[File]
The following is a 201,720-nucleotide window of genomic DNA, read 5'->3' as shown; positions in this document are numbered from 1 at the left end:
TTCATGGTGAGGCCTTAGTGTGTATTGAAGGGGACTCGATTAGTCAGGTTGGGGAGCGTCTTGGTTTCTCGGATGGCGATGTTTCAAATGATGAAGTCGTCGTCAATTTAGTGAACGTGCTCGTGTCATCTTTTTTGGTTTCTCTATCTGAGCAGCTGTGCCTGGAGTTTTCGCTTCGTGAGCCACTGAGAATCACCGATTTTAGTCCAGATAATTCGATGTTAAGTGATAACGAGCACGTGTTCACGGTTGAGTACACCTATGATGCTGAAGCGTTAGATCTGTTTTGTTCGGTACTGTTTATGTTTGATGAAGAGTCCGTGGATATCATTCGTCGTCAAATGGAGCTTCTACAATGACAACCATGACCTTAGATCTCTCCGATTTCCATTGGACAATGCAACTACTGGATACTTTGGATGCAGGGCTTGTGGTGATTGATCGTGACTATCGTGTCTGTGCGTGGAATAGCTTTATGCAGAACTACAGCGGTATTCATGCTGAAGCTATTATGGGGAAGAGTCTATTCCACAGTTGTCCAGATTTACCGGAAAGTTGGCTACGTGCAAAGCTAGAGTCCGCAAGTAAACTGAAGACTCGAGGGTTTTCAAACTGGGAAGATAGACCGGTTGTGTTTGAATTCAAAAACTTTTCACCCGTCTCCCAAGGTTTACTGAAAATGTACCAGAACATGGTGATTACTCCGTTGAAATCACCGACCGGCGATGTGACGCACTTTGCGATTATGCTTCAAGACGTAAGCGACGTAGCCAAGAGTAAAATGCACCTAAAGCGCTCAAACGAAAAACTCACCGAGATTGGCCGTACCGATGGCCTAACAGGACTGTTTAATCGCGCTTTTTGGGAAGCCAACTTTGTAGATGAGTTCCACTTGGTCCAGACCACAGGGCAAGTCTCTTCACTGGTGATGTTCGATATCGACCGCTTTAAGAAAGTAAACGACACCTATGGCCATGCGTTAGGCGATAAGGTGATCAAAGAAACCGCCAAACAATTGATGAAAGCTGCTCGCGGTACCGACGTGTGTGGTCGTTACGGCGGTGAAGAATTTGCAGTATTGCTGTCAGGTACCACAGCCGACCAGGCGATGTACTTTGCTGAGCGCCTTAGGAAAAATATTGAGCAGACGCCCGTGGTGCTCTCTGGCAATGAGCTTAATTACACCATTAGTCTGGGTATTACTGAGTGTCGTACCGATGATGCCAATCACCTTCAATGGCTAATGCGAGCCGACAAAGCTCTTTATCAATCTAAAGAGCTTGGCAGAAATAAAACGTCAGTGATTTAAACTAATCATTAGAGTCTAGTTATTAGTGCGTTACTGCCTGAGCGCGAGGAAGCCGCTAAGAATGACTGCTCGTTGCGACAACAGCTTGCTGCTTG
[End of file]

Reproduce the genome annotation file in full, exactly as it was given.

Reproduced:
The following is a 201,720-nucleotide window of genomic DNA, read 5'->3' as shown; positions in this document are numbered from 1 at the left end:
TTCATGGTGAGGCCTTAGTGTGTATTGAAGGGGACTCGATTAGTCAGGTTGGGGAGCGTCTTGGTTTCTCGGATGGCGATGTTTCAAATGATGAAGTCGTCGTCAATTTAGTGAACGTGCTCGTGTCATCTTTTTTGGTTTCTCTATCTGAGCAGCTGTGCCTGGAGTTTTCGCTTCGTGAGCCACTGAGAATCACCGATTTTAGTCCAGATAATTCGATGTTAAGTGATAACGAGCACGTGTTCACGGTTGAGTACACCTATGATGCTGAAGCGTTAGATCTGTTTTGTTCGGTACTGTTTATGTTTGATGAAGAGTCCGTGGATATCATTCGTCGTCAAATGGAGCTTCTACAATGACAACCATGACCTTAGATCTCTCCGATTTCCATTGGACAATGCAACTACTGGATACTTTGGATGCAGGGCTTGTGGTGATTGATCGTGACTATCGTGTCTGTGCGTGGAATAGCTTTATGCAGAACTACAGCGGTATTCATGCTGAAGCTATTATGGGGAAGAGTCTATTCCACAGTTGTCCAGATTTACCGGAAAGTTGGCTACGTGCAAAGCTAGAGTCCGCAAGTAAACTGAAGACTCGAGGGTTTTCAAACTGGGAAGATAGACCGGTTGTGTTTGAATTCAAAAACTTTTCACCCGTCTCCCAAGGTTTACTGAAAATGTACCAGAACATGGTGATTACTCCGTTGAAATCACCGACCGGCGATGTGACGCACTTTGCGATTATGCTTCAAGACGTAAGCGACGTAGCCAAGAGTAAAATGCACCTAAAGCGCTCAAACGAAAAACTCACCGAGATTGGCCGTACCGATGGCCTAACAGGACTGTTTAATCGCGCTTTTTGGGAAGCCAACTTTGTAGATGAGTTCCACTTGGTCCAGACCACAGGGCAAGTCTCTTCACTGGTGATGTTCGATATCGACCGCTTTAAGAAAGTAAACGACACCTATGGCCATGCGTTAGGCGATAAGGTGATCAAAGAAACCGCCAAACAATTGATGAAAGCTGCTCGCGGTACCGACGTGTGTGGTCGTTACGGCGGTGAAGAATTTGCAGTATTGCTGTCAGGTACCACAGCCGACCAGGCGATGTACTTTGCTGAGCGCCTTAGGAAAAATATTGAGCAGACGCCCGTGGTGCTCTCTGGCAATGAGCTTAATTACACCATTAGTCTGGGTATTACTGAGTGTCGTACCGATGATGCCAATCACCTTCAATGGCTAATGCGAGCCGACAAAGCTCTTTATCAATCTAAAGAGCTTGGCAGAAATAAAACGTCAGTGATTTAAACTAATCATTAGAGTCTAGTTATTAGTGCGTTACTGCCTGAGCGCGAGGAAGCCGCTAAGAATGACTGCTCGTTGCGACAACAGCTTGCTGCTTG